In Africa, over 640 million people – almost double the population of United States – have no access to electricity, with many relying on dirty sources of energy sources for heating, cooking and lighting.
While not offering a solution to the electricity gap in Africa, Brian Kakembo Galabuzi, a Ugandan economics student, can offer a cleaner and cheaper solution.
Galabuzi is the founder of Waste to Energy Youth Enterprise (WEYE), which is registered as a limited company that makes carbonised fuel briquettes from agricultural waste materials and organic waste.
Galabuzi got the idea after networking with other students concerned about global energy poverty at the 2015 International Student Energy Summit in Bali, Indonesia. Energy poverty is defined as the lack of adequate modern energy for cooking, warmth, lighting, and essential energy services for manufacturing, services, schools, health centres and income generation.
WEYE was created with the basic idea of commercialising grass root bio-waste to energy solutions in order to create a youth-led clean cooking transition in Uganda.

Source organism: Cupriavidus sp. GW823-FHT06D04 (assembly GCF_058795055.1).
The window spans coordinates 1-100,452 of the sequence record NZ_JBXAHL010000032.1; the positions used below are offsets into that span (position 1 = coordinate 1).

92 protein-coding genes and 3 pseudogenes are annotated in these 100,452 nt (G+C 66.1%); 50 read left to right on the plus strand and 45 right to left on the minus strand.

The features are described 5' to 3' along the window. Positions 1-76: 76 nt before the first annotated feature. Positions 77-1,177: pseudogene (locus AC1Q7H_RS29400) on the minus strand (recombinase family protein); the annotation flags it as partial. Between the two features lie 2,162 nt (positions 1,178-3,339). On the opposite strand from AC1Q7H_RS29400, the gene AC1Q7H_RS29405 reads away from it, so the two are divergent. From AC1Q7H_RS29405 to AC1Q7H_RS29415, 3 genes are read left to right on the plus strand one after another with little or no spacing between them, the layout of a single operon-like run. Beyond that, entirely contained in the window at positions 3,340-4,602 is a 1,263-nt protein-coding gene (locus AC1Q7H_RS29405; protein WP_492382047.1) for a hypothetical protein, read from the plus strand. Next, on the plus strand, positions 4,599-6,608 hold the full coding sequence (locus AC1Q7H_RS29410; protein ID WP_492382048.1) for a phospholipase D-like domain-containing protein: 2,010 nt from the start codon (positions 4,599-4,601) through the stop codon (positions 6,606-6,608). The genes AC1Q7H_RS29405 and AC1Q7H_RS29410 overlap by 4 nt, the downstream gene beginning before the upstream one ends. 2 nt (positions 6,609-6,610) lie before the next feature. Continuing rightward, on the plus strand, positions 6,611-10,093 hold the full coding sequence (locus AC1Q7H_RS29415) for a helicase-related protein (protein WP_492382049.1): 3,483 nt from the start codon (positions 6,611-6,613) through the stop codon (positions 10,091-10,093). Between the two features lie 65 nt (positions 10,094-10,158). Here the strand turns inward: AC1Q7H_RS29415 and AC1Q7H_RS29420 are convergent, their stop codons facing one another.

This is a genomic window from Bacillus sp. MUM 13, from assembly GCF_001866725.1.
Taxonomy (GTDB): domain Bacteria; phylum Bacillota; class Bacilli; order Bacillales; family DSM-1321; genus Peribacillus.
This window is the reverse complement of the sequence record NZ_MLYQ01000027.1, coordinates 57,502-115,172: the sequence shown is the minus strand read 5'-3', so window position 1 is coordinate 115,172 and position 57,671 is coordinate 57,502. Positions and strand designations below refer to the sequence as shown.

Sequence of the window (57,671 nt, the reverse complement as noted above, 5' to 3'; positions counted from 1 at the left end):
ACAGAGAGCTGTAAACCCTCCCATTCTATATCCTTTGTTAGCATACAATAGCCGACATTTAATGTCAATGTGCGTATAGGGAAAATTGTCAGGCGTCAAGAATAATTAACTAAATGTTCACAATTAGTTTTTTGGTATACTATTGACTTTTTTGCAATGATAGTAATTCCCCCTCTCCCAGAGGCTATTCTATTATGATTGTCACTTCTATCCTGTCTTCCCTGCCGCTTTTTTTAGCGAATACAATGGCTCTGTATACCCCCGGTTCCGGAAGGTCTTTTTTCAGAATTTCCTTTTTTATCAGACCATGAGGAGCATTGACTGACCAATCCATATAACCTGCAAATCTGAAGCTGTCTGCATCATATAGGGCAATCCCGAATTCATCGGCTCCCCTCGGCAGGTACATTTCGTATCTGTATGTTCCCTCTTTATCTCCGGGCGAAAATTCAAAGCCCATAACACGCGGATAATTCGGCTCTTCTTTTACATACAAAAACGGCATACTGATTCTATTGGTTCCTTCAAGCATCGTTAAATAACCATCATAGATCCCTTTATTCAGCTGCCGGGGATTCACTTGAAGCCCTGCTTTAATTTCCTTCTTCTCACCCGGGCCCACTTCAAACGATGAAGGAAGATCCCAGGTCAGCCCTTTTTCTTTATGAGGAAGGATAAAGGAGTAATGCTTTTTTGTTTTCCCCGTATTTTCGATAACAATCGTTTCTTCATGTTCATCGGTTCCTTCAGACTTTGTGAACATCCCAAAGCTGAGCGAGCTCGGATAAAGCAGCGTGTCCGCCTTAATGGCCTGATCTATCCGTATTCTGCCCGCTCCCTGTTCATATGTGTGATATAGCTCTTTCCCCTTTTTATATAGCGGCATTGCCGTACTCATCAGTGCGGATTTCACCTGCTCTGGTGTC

The promise of a financial income or benefit have been effective hooks to get young people to embrace sustainable energy as a source of income. The youth promote sustainable energy because they want to earn from it, says Galabuzi.
“We believe that the benefits of sustainable energy, such as time saving, clean air, environmental conservation and good health are not what the highly-unemployed youth what to hear,” Galabuzi tells IPS.
“The majority of the world’s population is youth – of which the biggest population is unemployed. This why we designed a solution based on financial benefit (income generating opportunity) for unemployed youth and women,” he says.
Resource rich but energy poor
Africa is energy rich but nearly two thirds of its population of more than 1,2 billion have no access to electricity.
The African continent has an estimated 10 terawatts of potential solar energy, 350 gigawatts (GW) of hydroelectric power and 110 GW of wind power. All these sources can be harnessed with the right investment, a 2015 study by influential consulting company, McKinsey & Company found.
However, poor investment in off-grid connections in Africa means that polluting fossil fuels and biomass are major energy sources. However, off grid connections can provide clean and affordable energy to millions of people while helping reduce carbon emissions and preventing indoor pollution.
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